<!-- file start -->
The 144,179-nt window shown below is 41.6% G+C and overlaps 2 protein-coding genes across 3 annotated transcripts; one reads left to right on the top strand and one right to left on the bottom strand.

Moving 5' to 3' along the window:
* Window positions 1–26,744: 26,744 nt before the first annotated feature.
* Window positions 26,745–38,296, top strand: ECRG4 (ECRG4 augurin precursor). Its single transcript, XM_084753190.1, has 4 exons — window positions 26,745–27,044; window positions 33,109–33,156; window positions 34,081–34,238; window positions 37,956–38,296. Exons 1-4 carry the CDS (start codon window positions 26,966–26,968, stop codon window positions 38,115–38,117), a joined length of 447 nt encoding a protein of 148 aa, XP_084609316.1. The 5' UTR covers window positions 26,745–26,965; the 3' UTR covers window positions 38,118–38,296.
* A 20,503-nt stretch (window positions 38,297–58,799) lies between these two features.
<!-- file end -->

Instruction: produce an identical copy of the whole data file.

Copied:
The 144,179-nt window shown below is 41.6% G+C and overlaps 2 protein-coding genes across 3 annotated transcripts; one reads left to right on the top strand and one right to left on the bottom strand.

Moving 5' to 3' along the window:
* Window positions 1–26,744: 26,744 nt before the first annotated feature.
* Window positions 26,745–38,296, top strand: ECRG4 (ECRG4 augurin precursor). Its single transcript, XM_084753190.1, has 4 exons — window positions 26,745–27,044; window positions 33,109–33,156; window positions 34,081–34,238; window positions 37,956–38,296. Exons 1-4 carry the CDS (start codon window positions 26,966–26,968, stop codon window positions 38,115–38,117), a joined length of 447 nt encoding a protein of 148 aa, XP_084609316.1. The 5' UTR covers window positions 26,745–26,965; the 3' UTR covers window positions 38,118–38,296.
* A 20,503-nt stretch (window positions 38,297–58,799) lies between these two features.